In our PhD Economics program at Stanford, we learnt nothing about the history of major economic events of the twentieth century. Instead, we were taught the rather arcane and difficult skill of building models. In order to analyse what would happen in an economy, we learnt that you have to construct an artificial economy, populated by rational robots called homo economicus, who behave according to strict mathematical laws. At no point in our studies were we asked to match what happens in our models with any events in the real world; it was assumed that the two always matched. This process of economic modelling permits us to provide exact mathematical answers to a vast range of questions one might ask about the economy. This is undoubtedly a powerful technique, which has earned economics the name “Queen of the Social Sciences”. Our poor cousins in political science, psychology, sociology, geography, and so on, have to study the more complex real world, and cannot offer anything comparable. Nonetheless, the power of mathematical modelling derives from the extremely unrealistic assumption that real world events and human behaviour can be predicted by mathematical formulae. Thus, the precise predictions of economists are often dramatically contradicted by real world outcomes. As Nobel Laureate Paul Krugman remarked after the global financial crisis took economists by surprise: “the economics profession went astray because economists, as a group, mistook beauty, clad in impressive-looking mathematics, for truth.”
My own education in economics began many years after graduate school, when I chanced across a copy of Economics and World History: Myths and Paradoxesby Paul Bairoch. Bairoch’s book challenged one of the holy cows of economic theory, that free trade is always a superior policy for all parties. Believing in free trade is a hallmark of economists — a recent survey showed that 90 per cent of economists believe in it, while only 20 per cent of the general public believe that free trade is always optimal. So it came as a shock to me when Bairoch discussed many historical episodes to show that free trade had caused harm to the less developed nations, by preventing development of industries, and also by creating unemployment. Many nations with strong industries had built them up under the umbrella of protection, contrary to free trade principles. This historical evidence was strongly in conflict with the mathematical demonstrations of superiority of free trade that I had learnt in graduate school. In bewilderment, I asked several of my mentors, very senior and respected economists, about this. I was even more surprised by the responses I received. None of them were familiar with the historical evidence, and furthermore, they did not find it relevant. They argued that if protection provided good results, then free trade would have provided even better results. The mathematical proofs were impervious to empirical evidence.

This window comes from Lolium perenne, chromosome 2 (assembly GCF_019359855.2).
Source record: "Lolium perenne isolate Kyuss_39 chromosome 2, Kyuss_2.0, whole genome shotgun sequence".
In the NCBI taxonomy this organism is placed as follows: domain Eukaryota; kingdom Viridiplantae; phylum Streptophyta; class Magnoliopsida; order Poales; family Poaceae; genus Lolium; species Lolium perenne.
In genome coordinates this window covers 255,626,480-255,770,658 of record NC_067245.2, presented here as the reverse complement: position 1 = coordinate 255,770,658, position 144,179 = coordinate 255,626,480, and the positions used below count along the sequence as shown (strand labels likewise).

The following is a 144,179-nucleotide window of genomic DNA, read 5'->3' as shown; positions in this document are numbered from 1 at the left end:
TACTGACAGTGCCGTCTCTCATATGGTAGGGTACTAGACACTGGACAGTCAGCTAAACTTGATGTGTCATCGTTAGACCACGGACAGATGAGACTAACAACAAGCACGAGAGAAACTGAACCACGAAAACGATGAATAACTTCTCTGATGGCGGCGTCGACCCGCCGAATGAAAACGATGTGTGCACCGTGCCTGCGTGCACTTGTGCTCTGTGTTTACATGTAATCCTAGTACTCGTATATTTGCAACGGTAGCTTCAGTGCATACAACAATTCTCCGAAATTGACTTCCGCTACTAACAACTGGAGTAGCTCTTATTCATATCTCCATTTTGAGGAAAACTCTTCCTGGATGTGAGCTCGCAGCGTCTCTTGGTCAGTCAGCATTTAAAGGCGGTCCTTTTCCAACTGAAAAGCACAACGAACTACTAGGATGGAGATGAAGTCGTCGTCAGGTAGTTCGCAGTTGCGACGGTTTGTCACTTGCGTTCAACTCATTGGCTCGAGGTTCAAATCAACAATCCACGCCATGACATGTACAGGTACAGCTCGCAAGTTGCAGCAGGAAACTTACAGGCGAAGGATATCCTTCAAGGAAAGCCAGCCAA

Economists do not study history because it is a record of particular events, while they search for universal scientific laws, which would be equally valid among the Aztecs and the Zulu, in the nineteenth century and in the twenty-first. I realised that the laws of economics hold only in an imaginary world populated by robots, and that to learn real economics, it was necessary to study history, which I had bypassed in graduate school. It was only after many years of detailed historical studies of real world economic events that I came to realise that nearly everything I had been taught in graduate school was wrong.
Recent historical events have shaken the faith of many true believers in free market economics. A landmark 2013 study by Autor, Dorn and Hanson, found that competition from China has destroyed jobs and lowered wages in many US industries, especially manufacturing. Contrary to economic theory, which states that the displaced labourers will find better jobs in different sectors, workers displaced by Chinese competition often went on the government dole. A large group of heterodox economists, students and laymen are becoming increasingly aware of the lack of realism, ideological bias, and lack of concern with poverty and inequality, which are hallmarks of modern economic theory. However, dissent is weak and dis-united, while orthodoxy is firmly entrenched in the halls of power. The task of creating a new economics remains as essential as it is undone.
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